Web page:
During the Partition, 15 million people were uprooted from their homes. Seventy years later, India is now in the throes of its worst reverse migration. The population exodus is at least double this time. For the last two months, haunting images of millions of hungry migrants trudging hundreds of kilometres on foot, cycles, trucks and trains back to their villages will be difficult to erase from our collective memories. But the real tragedy is that for the ruling class, these invisible people might as well be ghosts.
The Supreme Court has effectively washed its hands from this humanitarian catastrophe. The prime minister too has not breathed a word. Now, after 50 days of this excruciating lockdown, comes a ‘package’ that is not only sorely inadequate but bizarrely diverts attention to inter-planetary space travel. The government seems to have completely misread the desperation, hunger and seething rage of migrants on every national highway.
The belated ‘Atma Nirbhar Bharat’ relief package offers only four ill-designed palliatives.
Curiously, the first measure for low-cost rental accommodation will take years to fructify. Anyway, after the acute ill-treatment during the lockdown, most migrants are unlikely to “plan” to return to industrial cities at least in the near future.
Second, only 80 million migrants without ration cards will receive 5 kilos of cereal each and a packet of pulses in June and July. Nevertheless, 32% of Indians will remain excluded from the ambit of the National Food Security Act (NFSA). For the last seven years, despite population growth, ration lists have not been updated. So 500 million Indians are currently excluded from NFSA ration cards. To compensate, several states such as Tamil Nadu, Chhattisgarh, Himachal Pradesh, West Bengal have expanded coverage with their own funds. But with a mountain of 78 million tonnes of food stocks, the Centre’s reluctance to universalise this lifeline in the face of the worst calamity in a century, is incomprehensible.
Third, ‘One Nation One Ration’ (ONOR) is a misnomer. While portability for migrants is promised in theory, the scheme depends on Aadhaar. But after the COVID-19 pandemic, several states have discontinued biometric authentication at ration shops, to avoid the spread of infection from the glass sensor. So migrants in Kerala, Karnataka, Jharkhand and Haryana effectively cannot avail ration. Aadhar-based biometric authentication at every transaction is also an error-prone process. Further, delivering grains to migrants from new ration shops needs sophisticated back-end supply chain management, hardly easy in the midst of a humanitarian crisis. So ONOR is essentially meaningless.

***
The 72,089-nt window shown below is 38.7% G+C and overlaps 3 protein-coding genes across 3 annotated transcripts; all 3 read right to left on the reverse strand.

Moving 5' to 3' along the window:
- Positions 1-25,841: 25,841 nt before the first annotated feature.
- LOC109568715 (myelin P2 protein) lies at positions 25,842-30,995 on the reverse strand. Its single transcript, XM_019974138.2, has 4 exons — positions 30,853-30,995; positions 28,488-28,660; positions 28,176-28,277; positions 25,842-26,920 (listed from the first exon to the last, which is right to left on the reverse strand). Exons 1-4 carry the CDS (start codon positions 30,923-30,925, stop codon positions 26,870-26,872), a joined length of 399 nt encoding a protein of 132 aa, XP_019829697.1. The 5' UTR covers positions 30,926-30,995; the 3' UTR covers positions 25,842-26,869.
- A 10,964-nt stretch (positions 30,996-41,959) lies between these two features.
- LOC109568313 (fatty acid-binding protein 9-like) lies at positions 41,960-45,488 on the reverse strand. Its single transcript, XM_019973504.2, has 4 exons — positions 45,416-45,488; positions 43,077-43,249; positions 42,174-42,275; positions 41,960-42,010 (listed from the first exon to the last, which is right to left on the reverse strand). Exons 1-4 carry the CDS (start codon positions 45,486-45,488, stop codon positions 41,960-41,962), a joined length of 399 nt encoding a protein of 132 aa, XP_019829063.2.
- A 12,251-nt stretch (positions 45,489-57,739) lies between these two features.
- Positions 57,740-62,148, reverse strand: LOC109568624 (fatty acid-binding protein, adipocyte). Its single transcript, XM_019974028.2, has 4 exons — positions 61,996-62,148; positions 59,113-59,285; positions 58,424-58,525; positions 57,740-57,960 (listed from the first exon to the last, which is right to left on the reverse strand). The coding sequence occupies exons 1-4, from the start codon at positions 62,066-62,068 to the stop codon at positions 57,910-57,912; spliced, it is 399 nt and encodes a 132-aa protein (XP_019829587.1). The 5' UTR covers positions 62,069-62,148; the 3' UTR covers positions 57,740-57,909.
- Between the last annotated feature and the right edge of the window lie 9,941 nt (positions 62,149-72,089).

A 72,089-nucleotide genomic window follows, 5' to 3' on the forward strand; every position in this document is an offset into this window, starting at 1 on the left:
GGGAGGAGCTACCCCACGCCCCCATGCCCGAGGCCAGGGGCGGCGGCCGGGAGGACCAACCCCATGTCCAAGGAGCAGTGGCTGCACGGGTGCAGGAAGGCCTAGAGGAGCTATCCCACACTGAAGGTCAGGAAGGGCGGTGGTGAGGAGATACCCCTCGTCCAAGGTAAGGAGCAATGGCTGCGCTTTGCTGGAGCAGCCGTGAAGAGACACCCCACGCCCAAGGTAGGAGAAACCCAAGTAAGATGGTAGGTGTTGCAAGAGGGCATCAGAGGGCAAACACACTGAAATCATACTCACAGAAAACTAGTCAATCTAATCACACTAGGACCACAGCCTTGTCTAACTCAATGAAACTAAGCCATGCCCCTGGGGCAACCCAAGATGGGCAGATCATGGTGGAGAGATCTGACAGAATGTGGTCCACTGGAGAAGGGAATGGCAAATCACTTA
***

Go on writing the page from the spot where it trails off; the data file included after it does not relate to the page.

The fourth initiative is the National Rural Employment Guarantee Act (NREGA), which migrants can only avail on return to their villages. Since April 20, worksites have re-opened in several states with social distancing norms. Odisha is amongst the few to provide job cards to all newly-returned migrants at quarantine centres. But last year only 7% of rural households received the full 100 day guarantee. Ideally, all 130 million homes which currently possess job cards should be provided full wages in lieu of work, for more than 50 days of the lockdown. Instead all the Minister has offered is Rs 40,000 crore (0.2% of GDP). The employment guarantee should also be doubled to 200 days and expanded to urban areas with fixed daily wages.
Despite five tranches, none of the finance minister’s half-baked pronouncements will provide any immediate relief for migrants. The most gaping hole is the glaring of free transport. So, millions of migrants have had to sell their meagre assets to fund their return journeys. The rest are walking home. The harrowing woes of India’s working classes reduced to penury are gut-wrenching. More than 500 people have died due to the lockdown, rather than the virus. Macabre road accidents are also increasing by the day. Some borders have also been sealed and thousands languish by the roadside. The country has been torn asunder on class lines, due to the unforgivable administrative mis-management of the lockdown. The prime minister’s studied silence and the finance minister’s gloating tone betray an absolute disconnect from the humanitarian crisis unfolding before our eyes. Even state governments have stealthily used this inopportune moment to dilute labour laws and rights.
Instead, surely the Rs 5600 crore bullet train needs to be urgently scrapped to triple Shramik trains and ply fleets of free buses. Also shouldn’t the Rs 20000 crore to be lavished to redecorate Lutyens’s Delhi in the Central Vista project be redirected for universal rations and employment?
In the last two months, migrant labourers who built the soul of India’s cities and highways have been disowned. Nevertheless, in utter desperation, millions have determinedly walked their way into history textbooks.
But, will even one minister or judge walk a mile under the scorching sun with these invisible Indians in their frayed chappals?
Swati Narayan is a visiting fellow at the Institute for Human Development